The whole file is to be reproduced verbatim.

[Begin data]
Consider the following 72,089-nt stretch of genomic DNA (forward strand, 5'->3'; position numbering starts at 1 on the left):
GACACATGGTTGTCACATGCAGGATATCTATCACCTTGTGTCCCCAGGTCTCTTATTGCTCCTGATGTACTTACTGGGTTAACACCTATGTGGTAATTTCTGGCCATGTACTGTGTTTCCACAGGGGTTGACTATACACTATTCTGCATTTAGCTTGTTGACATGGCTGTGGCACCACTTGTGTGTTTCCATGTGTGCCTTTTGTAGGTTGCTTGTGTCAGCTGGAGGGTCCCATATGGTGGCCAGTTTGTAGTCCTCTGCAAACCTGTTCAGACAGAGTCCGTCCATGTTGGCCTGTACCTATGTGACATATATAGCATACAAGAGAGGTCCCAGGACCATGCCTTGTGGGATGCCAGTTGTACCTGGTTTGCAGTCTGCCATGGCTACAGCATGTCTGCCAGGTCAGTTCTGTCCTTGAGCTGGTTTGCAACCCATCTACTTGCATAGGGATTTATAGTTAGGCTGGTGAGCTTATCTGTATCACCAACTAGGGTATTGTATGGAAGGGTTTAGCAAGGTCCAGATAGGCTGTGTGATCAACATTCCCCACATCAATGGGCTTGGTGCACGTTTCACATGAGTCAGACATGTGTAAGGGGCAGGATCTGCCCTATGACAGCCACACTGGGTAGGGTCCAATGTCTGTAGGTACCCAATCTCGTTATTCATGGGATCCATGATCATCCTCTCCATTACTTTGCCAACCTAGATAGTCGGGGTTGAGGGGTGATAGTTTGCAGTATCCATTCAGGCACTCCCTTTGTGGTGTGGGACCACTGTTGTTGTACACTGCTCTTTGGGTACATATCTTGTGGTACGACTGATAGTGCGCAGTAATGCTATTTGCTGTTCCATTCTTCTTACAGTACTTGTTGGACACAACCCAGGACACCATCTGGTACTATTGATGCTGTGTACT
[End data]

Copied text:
Consider the following 72,089-nt stretch of genomic DNA (forward strand, 5'->3'; position numbering starts at 1 on the left):
GACACATGGTTGTCACATGCAGGATATCTATCACCTTGTGTCCCCAGGTCTCTTATTGCTCCTGATGTACTTACTGGGTTAACACCTATGTGGTAATTTCTGGCCATGTACTGTGTTTCCACAGGGGTTGACTATACACTATTCTGCATTTAGCTTGTTGACATGGCTGTGGCACCACTTGTGTGTTTCCATGTGTGCCTTTTGTAGGTTGCTTGTGTCAGCTGGAGGGTCCCATATGGTGGCCAGTTTGTAGTCCTCTGCAAACCTGTTCAGACAGAGTCCGTCCATGTTGGCCTGTACCTATGTGACATATATAGCATACAAGAGAGGTCCCAGGACCATGCCTTGTGGGATGCCAGTTGTACCTGGTTTGCAGTCTGCCATGGCTACAGCATGTCTGCCAGGTCAGTTCTGTCCTTGAGCTGGTTTGCAACCCATCTACTTGCATAGGGATTTATAGTTAGGCTGGTGAGCTTATCTGTATCACCAACTAGGGTATTGTATGGAAGGGTTTAGCAAGGTCCAGATAGGCTGTGTGATCAACATTCCCCACATCAATGGGCTTGGTGCACGTTTCACATGAGTCAGACATGTGTAAGGGGCAGGATCTGCCCTATGACAGCCACACTGGGTAGGGTCCAATGTCTGTAGGTACCCAATCTCGTTATTCATGGGATCCATGATCATCCTCTCCATTACTTTGCCAACCTAGATAGTCGGGGTTGAGGGGTGATAGTTTGCAGTATCCATTCAGGCACTCCCTTTGTGGTGTGGGACCACTGTTGTTGTACACTGCTCTTTGGGTACATATCTTGTGGTACGACTGATAGTGCGCAGTAATGCTATTTGCTGTTCCATTCTTCTTACAGTACTTGTTGGACACAACCCAGGACACCATCTGGTACTATTGATGCTGTGTACT